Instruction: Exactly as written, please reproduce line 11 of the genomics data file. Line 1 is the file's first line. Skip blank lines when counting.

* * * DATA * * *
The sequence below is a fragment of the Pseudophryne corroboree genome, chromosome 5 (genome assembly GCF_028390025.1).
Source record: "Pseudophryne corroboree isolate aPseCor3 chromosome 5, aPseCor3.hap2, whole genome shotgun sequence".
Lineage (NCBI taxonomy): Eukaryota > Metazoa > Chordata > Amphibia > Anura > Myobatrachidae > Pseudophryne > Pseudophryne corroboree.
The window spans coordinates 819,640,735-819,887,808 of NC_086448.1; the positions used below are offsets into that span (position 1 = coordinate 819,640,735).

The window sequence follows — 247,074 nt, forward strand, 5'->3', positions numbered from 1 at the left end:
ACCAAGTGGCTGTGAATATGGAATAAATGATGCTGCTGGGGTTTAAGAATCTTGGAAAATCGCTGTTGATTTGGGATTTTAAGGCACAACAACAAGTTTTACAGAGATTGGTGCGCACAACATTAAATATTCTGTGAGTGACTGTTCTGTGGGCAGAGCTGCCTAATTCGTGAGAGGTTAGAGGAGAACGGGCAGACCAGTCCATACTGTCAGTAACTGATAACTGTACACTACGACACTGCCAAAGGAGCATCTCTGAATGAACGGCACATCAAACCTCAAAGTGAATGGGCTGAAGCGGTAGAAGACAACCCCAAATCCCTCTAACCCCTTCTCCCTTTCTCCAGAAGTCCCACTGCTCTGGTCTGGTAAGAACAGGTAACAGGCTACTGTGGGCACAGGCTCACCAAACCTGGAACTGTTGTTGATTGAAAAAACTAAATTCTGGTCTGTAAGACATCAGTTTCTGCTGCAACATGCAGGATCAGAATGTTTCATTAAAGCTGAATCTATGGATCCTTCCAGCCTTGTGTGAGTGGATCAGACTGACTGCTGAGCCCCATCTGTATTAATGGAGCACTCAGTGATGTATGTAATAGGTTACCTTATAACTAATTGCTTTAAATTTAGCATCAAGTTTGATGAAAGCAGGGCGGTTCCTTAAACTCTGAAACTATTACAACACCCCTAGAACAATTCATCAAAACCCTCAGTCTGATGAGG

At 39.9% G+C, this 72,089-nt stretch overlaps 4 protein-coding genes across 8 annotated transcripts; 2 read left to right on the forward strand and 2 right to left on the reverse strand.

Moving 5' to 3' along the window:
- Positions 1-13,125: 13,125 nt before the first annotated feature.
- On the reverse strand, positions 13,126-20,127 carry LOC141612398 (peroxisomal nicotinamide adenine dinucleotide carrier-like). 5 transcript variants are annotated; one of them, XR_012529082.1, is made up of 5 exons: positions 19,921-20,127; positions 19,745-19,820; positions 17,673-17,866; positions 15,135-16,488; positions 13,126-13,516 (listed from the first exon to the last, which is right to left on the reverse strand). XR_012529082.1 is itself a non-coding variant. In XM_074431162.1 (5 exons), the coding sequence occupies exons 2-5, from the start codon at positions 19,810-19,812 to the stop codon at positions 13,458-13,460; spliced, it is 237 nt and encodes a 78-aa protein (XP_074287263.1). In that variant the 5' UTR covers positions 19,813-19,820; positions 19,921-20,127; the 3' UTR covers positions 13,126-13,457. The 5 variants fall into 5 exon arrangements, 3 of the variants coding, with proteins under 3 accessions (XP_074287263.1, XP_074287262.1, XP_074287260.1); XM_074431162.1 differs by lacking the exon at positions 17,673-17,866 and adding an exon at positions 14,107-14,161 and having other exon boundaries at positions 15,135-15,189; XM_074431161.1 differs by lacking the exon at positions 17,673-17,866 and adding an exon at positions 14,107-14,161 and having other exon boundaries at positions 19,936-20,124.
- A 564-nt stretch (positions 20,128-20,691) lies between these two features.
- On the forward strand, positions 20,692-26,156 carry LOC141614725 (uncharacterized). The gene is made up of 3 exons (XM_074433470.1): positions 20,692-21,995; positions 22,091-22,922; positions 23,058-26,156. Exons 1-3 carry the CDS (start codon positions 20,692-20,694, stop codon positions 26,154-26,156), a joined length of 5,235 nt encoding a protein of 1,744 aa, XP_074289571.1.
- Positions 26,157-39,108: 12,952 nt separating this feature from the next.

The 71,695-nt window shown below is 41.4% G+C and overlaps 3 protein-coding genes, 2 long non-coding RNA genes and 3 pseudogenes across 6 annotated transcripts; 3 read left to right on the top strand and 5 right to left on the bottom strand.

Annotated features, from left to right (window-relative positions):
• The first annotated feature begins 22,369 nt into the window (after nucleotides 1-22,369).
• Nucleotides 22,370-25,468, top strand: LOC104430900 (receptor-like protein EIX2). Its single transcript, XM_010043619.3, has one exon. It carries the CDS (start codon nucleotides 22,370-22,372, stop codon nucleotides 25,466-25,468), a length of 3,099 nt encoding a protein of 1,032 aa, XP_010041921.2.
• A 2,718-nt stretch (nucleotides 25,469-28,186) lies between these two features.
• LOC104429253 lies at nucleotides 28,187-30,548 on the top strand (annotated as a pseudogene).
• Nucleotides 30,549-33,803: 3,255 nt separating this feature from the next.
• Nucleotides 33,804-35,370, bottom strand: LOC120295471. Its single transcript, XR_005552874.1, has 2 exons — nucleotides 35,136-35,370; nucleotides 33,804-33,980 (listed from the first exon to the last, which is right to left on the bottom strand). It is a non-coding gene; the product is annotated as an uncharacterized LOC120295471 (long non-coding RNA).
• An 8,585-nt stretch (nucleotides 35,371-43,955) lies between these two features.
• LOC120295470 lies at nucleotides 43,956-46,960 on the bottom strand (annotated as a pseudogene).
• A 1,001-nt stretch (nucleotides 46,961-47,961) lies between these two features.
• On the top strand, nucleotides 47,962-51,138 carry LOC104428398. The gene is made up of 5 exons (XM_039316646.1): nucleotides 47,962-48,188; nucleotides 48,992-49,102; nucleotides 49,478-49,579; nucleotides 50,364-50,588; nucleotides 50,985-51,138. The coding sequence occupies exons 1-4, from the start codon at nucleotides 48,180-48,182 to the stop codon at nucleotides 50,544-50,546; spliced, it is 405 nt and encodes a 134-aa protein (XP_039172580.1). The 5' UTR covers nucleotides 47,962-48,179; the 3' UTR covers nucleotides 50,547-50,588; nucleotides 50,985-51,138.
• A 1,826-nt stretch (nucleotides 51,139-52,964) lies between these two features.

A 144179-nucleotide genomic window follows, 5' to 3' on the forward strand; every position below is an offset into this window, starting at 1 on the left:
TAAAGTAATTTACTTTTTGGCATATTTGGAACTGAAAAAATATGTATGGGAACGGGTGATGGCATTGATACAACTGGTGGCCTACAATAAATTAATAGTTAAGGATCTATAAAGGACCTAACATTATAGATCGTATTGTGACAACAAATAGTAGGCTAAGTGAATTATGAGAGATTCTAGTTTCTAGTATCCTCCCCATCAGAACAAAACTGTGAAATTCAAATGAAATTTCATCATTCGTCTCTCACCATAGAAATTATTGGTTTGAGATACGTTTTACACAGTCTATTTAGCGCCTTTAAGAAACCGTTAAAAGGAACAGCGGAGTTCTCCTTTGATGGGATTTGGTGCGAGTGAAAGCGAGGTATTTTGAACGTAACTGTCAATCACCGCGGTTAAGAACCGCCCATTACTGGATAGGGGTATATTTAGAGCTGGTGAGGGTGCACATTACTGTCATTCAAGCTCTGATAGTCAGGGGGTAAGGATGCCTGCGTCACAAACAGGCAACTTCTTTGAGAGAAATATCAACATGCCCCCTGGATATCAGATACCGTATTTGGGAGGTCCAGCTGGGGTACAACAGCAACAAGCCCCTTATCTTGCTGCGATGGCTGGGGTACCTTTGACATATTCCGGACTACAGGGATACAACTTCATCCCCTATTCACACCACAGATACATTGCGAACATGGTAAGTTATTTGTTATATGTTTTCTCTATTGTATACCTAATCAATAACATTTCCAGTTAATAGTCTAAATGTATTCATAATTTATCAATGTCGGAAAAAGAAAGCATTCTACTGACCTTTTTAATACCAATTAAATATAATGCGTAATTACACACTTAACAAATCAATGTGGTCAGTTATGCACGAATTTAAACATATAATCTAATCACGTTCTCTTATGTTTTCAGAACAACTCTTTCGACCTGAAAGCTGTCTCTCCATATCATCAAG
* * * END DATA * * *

- A 564-nt stretch (positions 20,128-20,691) lies between these two features.